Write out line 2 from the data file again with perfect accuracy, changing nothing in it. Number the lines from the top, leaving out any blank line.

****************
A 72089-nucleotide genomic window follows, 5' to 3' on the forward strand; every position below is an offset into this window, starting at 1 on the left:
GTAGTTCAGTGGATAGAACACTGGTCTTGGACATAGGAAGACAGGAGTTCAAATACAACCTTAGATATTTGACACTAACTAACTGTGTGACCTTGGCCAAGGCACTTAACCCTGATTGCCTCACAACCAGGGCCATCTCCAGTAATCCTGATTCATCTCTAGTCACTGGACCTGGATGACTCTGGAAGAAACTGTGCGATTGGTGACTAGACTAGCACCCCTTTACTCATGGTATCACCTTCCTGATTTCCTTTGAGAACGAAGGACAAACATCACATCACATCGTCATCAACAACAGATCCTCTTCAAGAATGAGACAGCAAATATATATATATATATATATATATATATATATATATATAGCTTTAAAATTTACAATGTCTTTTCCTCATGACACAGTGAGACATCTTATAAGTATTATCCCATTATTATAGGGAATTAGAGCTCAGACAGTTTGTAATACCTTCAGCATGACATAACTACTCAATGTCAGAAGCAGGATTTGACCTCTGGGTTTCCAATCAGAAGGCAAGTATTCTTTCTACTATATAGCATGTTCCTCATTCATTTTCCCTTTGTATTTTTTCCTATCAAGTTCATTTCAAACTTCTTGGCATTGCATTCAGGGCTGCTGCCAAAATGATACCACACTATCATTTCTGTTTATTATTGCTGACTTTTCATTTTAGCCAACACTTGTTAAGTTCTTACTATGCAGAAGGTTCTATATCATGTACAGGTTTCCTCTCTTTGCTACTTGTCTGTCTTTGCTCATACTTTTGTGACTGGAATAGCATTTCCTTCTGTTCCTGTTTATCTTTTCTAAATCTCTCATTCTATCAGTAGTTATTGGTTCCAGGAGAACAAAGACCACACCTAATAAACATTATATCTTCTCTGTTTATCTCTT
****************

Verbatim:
GTAGTTCAGTGGATAGAACACTGGTCTTGGACATAGGAAGACAGGAGTTCAAATACAACCTTAGATATTTGACACTAACTAACTGTGTGACCTTGGCCAAGGCACTTAACCCTGATTGCCTCACAACCAGGGCCATCTCCAGTAATCCTGATTCATCTCTAGTCACTGGACCTGGATGACTCTGGAAGAAACTGTGCGATTGGTGACTAGACTAGCACCCCTTTACTCATGGTATCACCTTCCTGATTTCCTTTGAGAACGAAGGACAAACATCACATCACATCGTCATCAACAACAGATCCTCTTCAAGAATGAGACAGCAAATATATATATATATATATATATATATATATATATATATAGCTTTAAAATTTACAATGTCTTTTCCTCATGACACAGTGAGACATCTTATAAGTATTATCCCATTATTATAGGGAATTAGAGCTCAGACAGTTTGTAATACCTTCAGCATGACATAACTACTCAATGTCAGAAGCAGGATTTGACCTCTGGGTTTCCAATCAGAAGGCAAGTATTCTTTCTACTATATAGCATGTTCCTCATTCATTTTCCCTTTGTATTTTTTCCTATCAAGTTCATTTCAAACTTCTTGGCATTGCATTCAGGGCTGCTGCCAAAATGATACCACACTATCATTTCTGTTTATTATTGCTGACTTTTCATTTTAGCCAACACTTGTTAAGTTCTTACTATGCAGAAGGTTCTATATCATGTACAGGTTTCCTCTCTTTGCTACTTGTCTGTCTTTGCTCATACTTTTGTGACTGGAATAGCATTTCCTTCTGTTCCTGTTTATCTTTTCTAAATCTCTCATTCTATCAGTAGTTATTGGTTCCAGGAGAACAAAGACCACACCTAATAAACATTATATCTTCTCTGTTTATCTCTT